Oil prices today: Oil prices slide as weak production data sparks recession fears

Oil prices fell to lower levels on Tuesday, extending losses from the previous session, as investors worried about global oil demand following weak manufacturing data in several countries.

Brent oil futures fell 29 cents to $99.74 a barrel by 00:00 GMT, with WTI futures down 22 cents to $93.67 a barrel.

The slide comes after Brent crude futures fell on Monday to an intra-session low of $99.09 a barrel, the lowest since July 15. US crude oil prices fell to as low as $92.42 per barrel, the lowest since July 14.

Prices have been volatile, as investors weigh tight global supply with fears of a potential global recession.

Recession concerns were heightened on Monday as surveys from the United States, Europe and Asia shows that factories have struggled to pick up momentum in July. China’s flagging of global demand and strict COVID-19 restrictions have slowed production.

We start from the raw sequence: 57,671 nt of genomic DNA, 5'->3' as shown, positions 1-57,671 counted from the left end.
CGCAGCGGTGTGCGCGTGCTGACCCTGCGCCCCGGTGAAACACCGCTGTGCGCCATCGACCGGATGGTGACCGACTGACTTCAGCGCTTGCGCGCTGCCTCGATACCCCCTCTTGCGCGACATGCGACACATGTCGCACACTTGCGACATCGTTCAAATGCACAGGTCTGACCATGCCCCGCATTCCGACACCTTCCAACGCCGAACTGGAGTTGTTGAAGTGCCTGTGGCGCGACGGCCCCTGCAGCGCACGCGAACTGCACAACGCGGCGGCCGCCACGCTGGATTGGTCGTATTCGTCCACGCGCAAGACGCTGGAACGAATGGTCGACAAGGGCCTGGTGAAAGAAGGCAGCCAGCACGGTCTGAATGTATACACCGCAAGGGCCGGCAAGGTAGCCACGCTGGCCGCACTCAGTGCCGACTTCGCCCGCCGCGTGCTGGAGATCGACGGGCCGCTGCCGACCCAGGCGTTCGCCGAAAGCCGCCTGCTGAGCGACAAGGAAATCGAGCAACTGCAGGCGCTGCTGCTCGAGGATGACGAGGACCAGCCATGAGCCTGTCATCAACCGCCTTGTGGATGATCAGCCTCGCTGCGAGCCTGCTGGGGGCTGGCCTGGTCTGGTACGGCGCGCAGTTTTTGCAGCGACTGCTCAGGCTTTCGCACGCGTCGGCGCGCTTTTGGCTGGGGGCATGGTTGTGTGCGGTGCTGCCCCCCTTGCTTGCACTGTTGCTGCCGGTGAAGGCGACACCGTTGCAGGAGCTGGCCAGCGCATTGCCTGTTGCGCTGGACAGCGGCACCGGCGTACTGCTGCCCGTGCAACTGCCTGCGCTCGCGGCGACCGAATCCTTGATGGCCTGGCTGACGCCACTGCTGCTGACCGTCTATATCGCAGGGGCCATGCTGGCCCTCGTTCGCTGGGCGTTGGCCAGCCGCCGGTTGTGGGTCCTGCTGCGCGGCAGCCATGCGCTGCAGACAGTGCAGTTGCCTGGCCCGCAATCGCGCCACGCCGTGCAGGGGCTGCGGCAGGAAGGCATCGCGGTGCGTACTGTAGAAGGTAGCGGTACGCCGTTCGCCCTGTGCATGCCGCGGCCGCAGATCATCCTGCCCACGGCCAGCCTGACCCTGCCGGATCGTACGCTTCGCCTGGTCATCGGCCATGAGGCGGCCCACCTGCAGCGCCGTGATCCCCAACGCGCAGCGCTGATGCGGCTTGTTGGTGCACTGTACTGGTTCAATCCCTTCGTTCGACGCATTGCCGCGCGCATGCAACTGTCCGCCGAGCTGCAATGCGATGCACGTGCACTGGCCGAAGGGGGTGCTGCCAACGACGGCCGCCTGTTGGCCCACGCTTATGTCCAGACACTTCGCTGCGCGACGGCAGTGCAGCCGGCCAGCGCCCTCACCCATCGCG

The price drop also comes as market participants await the outcome of Wednesday’s meeting between Organization of Petroleum Exporting Countries (OPEC) and allies including Russia, collectively known as OPEC+, to decide on September’s output.

A Fox Business news reporter said Saudi Arabia will push OPEC + to increase oil production at the meeting.

Two of eight OPEC+ sources in a Reuters survey said modest increases for September would be discussed at the August 3 meeting. The rest said output would likely be kept steady. .

Meanwhile, the United States on Monday imposed sanctions on China and other companies it says have helped sell tens of millions of dollars’ worth of Iranian oil and petrochemical products to East Asia. as it seeks to pressure Tehran to limit its nuclear program.

Source link


Goz News: Update the world's latest breaking news online of the day, breaking news, politics, society today, international mainstream news .Updated news 24/7: Entertainment, the World everyday world. Hot news, images, video clips that are updated quickly and reliably.

Related Articles

Back to top button